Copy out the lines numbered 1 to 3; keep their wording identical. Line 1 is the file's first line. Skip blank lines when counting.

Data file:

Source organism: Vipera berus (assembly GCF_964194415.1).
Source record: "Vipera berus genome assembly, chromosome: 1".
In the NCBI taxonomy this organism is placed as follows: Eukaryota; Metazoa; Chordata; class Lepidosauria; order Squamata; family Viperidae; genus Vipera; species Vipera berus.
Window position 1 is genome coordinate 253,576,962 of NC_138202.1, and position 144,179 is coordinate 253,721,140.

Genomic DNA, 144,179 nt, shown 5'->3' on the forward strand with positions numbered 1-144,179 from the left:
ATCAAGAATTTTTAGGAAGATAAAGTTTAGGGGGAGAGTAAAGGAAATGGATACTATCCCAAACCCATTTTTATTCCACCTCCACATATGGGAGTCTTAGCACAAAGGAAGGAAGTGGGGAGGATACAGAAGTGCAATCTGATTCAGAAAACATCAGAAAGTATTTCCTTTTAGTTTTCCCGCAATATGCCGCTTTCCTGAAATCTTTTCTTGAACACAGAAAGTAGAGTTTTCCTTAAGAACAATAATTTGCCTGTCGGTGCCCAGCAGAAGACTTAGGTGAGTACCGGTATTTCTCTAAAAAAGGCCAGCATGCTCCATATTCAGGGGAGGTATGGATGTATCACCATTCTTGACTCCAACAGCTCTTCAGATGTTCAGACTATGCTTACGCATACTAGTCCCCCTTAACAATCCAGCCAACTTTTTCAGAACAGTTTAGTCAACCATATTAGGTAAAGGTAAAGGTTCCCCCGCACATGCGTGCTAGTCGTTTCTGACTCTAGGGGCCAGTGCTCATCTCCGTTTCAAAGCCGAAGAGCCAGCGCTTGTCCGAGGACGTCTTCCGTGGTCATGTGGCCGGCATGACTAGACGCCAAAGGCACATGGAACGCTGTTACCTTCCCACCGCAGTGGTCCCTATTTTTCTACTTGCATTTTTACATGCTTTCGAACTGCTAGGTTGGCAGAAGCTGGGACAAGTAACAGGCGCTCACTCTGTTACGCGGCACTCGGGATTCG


Source organism: Vipera berus (assembly GCF_964194415.1).
Source record: "Vipera berus genome assembly, chromosome: 1".
In the NCBI taxonomy this organism is placed as follows: Eukaryota; Metazoa; Chordata; class Lepidosauria; order Squamata; family Viperidae; genus Vipera; species Vipera berus.